Docker image creation, tagging and traceability in Shippable

- By Tom Trahan on August 25, 2015

By now, you've almost surely heard about Docker. Here at Shippable, we've been using Docker and containers for almost two years now and the benefits to how we manage our software delivery and deployment process are impressive. So impressive, in fact, that we're convinced it will revolutionize how all companies do it, making the current DevOps practices obsolete faster than many predict. 

Ultimately, the goal is to deliver value that's derived from software into customers' hands as soon as possible. With Docker images, many of the challenges faced within traditional DevOps approaches are overcome as the creation and deployment of immutable images becomes the new way to deliver software.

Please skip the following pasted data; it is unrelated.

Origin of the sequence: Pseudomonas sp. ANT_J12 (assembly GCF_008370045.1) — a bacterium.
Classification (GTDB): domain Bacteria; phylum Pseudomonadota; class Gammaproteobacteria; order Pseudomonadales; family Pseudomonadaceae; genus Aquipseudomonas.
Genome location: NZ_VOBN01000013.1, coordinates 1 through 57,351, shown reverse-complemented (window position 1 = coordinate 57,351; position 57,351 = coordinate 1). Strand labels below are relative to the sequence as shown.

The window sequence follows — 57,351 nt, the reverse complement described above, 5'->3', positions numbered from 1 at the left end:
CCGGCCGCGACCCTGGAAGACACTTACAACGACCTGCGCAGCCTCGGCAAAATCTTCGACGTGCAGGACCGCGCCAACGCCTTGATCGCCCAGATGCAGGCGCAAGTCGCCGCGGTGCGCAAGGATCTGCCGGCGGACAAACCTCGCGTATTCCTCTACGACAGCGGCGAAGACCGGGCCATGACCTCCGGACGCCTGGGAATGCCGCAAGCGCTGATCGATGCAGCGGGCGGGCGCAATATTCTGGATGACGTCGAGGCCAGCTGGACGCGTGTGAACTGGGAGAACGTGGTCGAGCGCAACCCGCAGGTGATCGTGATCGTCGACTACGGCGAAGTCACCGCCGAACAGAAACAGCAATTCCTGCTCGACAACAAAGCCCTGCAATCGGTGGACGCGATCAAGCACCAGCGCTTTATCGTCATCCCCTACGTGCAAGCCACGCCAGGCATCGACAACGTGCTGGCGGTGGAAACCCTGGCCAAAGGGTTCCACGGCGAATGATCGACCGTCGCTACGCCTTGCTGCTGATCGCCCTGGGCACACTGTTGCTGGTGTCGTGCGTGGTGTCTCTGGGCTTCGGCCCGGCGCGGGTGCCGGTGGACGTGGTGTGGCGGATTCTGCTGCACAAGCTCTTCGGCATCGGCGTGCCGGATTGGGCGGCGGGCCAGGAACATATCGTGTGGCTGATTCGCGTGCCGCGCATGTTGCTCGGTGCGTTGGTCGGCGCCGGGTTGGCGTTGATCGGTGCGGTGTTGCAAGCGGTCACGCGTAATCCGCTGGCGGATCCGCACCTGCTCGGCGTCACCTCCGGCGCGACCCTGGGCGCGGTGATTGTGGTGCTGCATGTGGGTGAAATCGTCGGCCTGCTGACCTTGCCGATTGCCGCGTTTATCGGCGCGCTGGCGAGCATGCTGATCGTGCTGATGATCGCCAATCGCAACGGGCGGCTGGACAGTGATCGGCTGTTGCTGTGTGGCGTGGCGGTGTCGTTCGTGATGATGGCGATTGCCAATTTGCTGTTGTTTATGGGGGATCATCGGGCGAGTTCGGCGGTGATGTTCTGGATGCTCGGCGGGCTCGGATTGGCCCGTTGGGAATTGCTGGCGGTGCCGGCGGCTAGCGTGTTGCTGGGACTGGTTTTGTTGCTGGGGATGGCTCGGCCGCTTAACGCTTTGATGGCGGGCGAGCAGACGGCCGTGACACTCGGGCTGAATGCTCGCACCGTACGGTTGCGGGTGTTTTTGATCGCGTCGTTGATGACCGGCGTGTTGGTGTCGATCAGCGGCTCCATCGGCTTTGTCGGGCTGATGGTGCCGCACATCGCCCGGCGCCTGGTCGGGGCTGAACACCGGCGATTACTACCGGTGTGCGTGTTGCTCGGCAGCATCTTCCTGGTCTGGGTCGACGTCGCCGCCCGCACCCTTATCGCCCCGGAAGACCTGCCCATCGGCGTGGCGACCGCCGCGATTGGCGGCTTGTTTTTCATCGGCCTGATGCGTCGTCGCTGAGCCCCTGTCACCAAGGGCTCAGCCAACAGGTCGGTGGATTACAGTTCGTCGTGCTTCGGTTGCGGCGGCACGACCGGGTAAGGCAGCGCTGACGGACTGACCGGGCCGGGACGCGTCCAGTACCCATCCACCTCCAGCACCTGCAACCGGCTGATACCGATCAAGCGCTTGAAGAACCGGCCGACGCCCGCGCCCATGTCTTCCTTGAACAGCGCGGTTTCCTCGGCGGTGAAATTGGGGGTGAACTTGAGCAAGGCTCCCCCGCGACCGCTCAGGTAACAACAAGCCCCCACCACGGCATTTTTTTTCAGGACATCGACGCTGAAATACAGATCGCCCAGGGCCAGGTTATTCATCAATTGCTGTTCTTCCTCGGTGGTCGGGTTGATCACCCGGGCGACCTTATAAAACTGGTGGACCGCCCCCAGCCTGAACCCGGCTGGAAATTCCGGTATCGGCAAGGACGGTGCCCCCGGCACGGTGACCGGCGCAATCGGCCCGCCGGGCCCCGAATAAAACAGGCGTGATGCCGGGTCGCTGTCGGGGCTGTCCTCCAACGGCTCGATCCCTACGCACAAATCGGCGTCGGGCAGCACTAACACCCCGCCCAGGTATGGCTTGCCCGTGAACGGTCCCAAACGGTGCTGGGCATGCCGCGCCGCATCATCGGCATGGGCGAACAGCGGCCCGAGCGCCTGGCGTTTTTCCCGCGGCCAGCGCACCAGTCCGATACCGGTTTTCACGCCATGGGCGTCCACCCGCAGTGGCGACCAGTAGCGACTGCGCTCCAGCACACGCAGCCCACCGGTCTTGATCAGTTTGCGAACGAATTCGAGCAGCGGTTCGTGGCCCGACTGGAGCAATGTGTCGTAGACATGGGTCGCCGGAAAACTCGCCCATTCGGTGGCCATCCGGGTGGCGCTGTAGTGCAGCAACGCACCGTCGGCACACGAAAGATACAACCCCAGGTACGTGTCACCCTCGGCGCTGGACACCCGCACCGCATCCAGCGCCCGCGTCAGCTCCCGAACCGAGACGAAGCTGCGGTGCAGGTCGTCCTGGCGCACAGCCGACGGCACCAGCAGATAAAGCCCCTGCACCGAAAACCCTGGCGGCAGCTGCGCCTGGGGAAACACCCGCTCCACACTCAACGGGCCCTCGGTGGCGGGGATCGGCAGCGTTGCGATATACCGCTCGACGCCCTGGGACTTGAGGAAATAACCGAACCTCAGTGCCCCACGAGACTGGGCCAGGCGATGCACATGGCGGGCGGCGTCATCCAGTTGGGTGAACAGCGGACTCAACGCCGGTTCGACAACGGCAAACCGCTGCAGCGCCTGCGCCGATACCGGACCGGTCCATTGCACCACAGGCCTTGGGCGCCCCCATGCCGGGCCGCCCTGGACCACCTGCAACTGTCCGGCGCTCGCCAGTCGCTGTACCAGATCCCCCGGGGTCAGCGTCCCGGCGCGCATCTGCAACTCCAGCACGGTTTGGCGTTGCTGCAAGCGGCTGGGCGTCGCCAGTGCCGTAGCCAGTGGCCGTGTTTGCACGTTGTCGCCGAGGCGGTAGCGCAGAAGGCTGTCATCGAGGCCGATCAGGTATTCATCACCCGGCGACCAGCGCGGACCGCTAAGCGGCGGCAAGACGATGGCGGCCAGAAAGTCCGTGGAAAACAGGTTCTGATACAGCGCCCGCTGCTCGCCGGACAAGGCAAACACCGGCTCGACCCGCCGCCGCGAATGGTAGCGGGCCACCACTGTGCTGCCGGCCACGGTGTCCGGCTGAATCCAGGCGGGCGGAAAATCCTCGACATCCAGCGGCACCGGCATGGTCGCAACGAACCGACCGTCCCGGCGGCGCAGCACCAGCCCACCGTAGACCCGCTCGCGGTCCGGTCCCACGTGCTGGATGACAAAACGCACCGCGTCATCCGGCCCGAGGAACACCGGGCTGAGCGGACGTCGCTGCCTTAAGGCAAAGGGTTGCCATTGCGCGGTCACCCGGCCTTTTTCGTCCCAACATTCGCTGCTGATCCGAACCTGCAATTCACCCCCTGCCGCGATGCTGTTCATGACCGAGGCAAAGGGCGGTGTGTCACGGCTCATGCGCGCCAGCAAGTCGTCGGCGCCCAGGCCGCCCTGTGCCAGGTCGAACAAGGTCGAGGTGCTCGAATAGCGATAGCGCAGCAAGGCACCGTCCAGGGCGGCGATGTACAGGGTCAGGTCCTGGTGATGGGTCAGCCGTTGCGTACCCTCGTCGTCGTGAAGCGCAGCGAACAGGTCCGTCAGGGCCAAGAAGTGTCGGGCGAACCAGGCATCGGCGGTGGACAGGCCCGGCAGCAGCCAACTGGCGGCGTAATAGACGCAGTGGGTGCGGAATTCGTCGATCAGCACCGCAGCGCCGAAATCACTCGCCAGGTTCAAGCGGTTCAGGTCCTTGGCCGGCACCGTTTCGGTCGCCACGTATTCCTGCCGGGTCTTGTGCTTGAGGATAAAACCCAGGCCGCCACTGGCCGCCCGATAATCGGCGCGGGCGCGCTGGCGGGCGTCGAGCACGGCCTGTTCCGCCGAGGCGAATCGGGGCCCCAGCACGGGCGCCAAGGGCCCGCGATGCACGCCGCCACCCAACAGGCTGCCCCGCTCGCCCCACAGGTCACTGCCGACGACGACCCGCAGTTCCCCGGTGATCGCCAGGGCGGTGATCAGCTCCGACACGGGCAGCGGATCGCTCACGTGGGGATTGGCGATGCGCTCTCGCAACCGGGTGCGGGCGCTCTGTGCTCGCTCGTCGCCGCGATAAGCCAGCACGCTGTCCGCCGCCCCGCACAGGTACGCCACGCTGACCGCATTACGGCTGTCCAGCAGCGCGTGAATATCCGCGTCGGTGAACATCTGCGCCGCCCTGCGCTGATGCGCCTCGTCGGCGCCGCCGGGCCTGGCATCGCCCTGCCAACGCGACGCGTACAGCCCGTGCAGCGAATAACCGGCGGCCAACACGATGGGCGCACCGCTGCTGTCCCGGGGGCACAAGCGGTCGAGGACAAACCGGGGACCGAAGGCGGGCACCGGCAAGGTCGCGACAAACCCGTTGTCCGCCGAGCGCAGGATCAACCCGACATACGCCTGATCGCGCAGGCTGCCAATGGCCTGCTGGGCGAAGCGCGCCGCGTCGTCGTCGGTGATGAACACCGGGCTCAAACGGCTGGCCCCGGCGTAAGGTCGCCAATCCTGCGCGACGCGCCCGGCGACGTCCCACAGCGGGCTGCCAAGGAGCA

The latest features from Shippable make this within reach for any software delivery team as we make it easy for you to create Docker images, push them to your registry of choice, then deploy them without the use of separate DevOps tools or code.  

However, in order to effectively take advantage of immutable Docker images and avoid image chaos, you must have an effective strategy for managing your images. With Shippable, you do this within your CI/CD process flow by automatically creating and tagging your images, with full traceability from final image back to all of the elements used to create it.

Creating Docker images

Shippable makes it easy to create images, whether you're experienced with Docker or not. We provide three primary methods for doing so:

  • Create image from standard Shippable CI/CD flow (no Docker knowledge required)
  • Create image based on CI/CD build container that starts with a base image created from a Dockerfile
  • Create image at conclusion of CI/CD flow created from a Dockerfile